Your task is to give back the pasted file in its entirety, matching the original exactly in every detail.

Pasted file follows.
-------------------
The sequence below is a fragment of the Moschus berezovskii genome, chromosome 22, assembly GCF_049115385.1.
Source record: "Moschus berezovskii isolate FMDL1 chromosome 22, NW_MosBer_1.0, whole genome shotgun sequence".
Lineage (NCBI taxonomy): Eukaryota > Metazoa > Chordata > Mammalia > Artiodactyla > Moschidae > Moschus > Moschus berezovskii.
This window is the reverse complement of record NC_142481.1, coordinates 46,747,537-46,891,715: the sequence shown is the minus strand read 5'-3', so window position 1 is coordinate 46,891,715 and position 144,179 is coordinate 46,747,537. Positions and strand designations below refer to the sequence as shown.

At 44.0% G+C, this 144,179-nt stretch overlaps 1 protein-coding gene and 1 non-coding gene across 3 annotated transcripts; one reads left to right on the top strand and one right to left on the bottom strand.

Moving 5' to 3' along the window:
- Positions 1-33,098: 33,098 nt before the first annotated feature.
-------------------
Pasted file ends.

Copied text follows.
The sequence below is a fragment of the Moschus berezovskii genome, chromosome 22, assembly GCF_049115385.1.
Source record: "Moschus berezovskii isolate FMDL1 chromosome 22, NW_MosBer_1.0, whole genome shotgun sequence".
Lineage (NCBI taxonomy): Eukaryota > Metazoa > Chordata > Mammalia > Artiodactyla > Moschidae > Moschus > Moschus berezovskii.
This window is the reverse complement of record NC_142481.1, coordinates 46,747,537-46,891,715: the sequence shown is the minus strand read 5'-3', so window position 1 is coordinate 46,891,715 and position 144,179 is coordinate 46,747,537. Positions and strand designations below refer to the sequence as shown.

At 44.0% G+C, this 144,179-nt stretch overlaps 1 protein-coding gene and 1 non-coding gene across 3 annotated transcripts; one reads left to right on the top strand and one right to left on the bottom strand.

Moving 5' to 3' along the window:
- Positions 1-33,098: 33,098 nt before the first annotated feature.